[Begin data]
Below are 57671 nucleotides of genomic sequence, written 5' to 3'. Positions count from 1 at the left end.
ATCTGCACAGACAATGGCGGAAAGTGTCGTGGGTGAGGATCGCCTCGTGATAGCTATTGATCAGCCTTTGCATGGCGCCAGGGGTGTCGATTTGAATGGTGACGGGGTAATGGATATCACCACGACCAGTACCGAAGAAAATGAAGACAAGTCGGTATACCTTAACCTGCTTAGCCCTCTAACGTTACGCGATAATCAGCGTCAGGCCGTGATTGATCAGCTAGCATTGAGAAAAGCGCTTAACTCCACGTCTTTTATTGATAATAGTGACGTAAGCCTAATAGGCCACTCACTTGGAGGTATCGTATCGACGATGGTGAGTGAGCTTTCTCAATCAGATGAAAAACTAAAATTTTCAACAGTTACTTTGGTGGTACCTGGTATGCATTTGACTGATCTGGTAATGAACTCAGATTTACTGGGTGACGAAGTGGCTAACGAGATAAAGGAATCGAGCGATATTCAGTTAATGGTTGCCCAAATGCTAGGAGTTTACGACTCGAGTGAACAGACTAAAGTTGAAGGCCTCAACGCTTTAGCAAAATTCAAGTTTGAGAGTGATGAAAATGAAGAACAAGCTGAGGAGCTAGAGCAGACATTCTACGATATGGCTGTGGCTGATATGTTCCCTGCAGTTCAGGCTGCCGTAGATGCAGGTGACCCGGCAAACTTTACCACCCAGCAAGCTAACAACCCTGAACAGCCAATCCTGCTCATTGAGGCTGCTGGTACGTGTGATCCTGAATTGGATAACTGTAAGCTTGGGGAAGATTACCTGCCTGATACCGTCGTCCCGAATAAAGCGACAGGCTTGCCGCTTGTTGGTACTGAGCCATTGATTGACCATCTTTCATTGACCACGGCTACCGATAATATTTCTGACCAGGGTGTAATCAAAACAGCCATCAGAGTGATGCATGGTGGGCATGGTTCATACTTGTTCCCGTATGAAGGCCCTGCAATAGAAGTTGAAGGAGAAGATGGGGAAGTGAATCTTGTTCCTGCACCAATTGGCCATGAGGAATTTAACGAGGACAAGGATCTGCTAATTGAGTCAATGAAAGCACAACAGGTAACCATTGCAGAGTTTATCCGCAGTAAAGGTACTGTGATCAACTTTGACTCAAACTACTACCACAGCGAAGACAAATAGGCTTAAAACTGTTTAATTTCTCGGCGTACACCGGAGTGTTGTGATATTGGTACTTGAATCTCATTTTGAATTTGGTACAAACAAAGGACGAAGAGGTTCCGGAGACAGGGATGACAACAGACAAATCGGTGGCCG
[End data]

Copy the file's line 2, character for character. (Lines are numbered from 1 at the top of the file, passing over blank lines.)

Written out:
ATCTGCACAGACAATGGCGGAAAGTGTCGTGGGTGAGGATCGCCTCGTGATAGCTATTGATCAGCCTTTGCATGGCGCCAGGGGTGTCGATTTGAATGGTGACGGGGTAATGGATATCACCACGACCAGTACCGAAGAAAATGAAGACAAGTCGGTATACCTTAACCTGCTTAGCCCTCTAACGTTACGCGATAATCAGCGTCAGGCCGTGATTGATCAGCTAGCATTGAGAAAAGCGCTTAACTCCACGTCTTTTATTGATAATAGTGACGTAAGCCTAATAGGCCACTCACTTGGAGGTATCGTATCGACGATGGTGAGTGAGCTTTCTCAATCAGATGAAAAACTAAAATTTTCAACAGTTACTTTGGTGGTACCTGGTATGCATTTGACTGATCTGGTAATGAACTCAGATTTACTGGGTGACGAAGTGGCTAACGAGATAAAGGAATCGAGCGATATTCAGTTAATGGTTGCCCAAATGCTAGGAGTTTACGACTCGAGTGAACAGACTAAAGTTGAAGGCCTCAACGCTTTAGCAAAATTCAAGTTTGAGAGTGATGAAAATGAAGAACAAGCTGAGGAGCTAGAGCAGACATTCTACGATATGGCTGTGGCTGATATGTTCCCTGCAGTTCAGGCTGCCGTAGATGCAGGTGACCCGGCAAACTTTACCACCCAGCAAGCTAACAACCCTGAACAGCCAATCCTGCTCATTGAGGCTGCTGGTACGTGTGATCCTGAATTGGATAACTGTAAGCTTGGGGAAGATTACCTGCCTGATACCGTCGTCCCGAATAAAGCGACAGGCTTGCCGCTTGTTGGTACTGAGCCATTGATTGACCATCTTTCATTGACCACGGCTACCGATAATATTTCTGACCAGGGTGTAATCAAAACAGCCATCAGAGTGATGCATGGTGGGCATGGTTCATACTTGTTCCCGTATGAAGGCCCTGCAATAGAAGTTGAAGGAGAAGATGGGGAAGTGAATCTTGTTCCTGCACCAATTGGCCATGAGGAATTTAACGAGGACAAGGATCTGCTAATTGAGTCAATGAAAGCACAACAGGTAACCATTGCAGAGTTTATCCGCAGTAAAGGTACTGTGATCAACTTTGACTCAAACTACTACCACAGCGAAGACAAATAGGCTTAAAACTGTTTAATTTCTCGGCGTACACCGGAGTGTTGTGATATTGGTACTTGAATCTCATTTTGAATTTGGTACAAACAAAGGACGAAGAGGTTCCGGAGACAGGGATGACAACAGACAAATCGGTGGCCG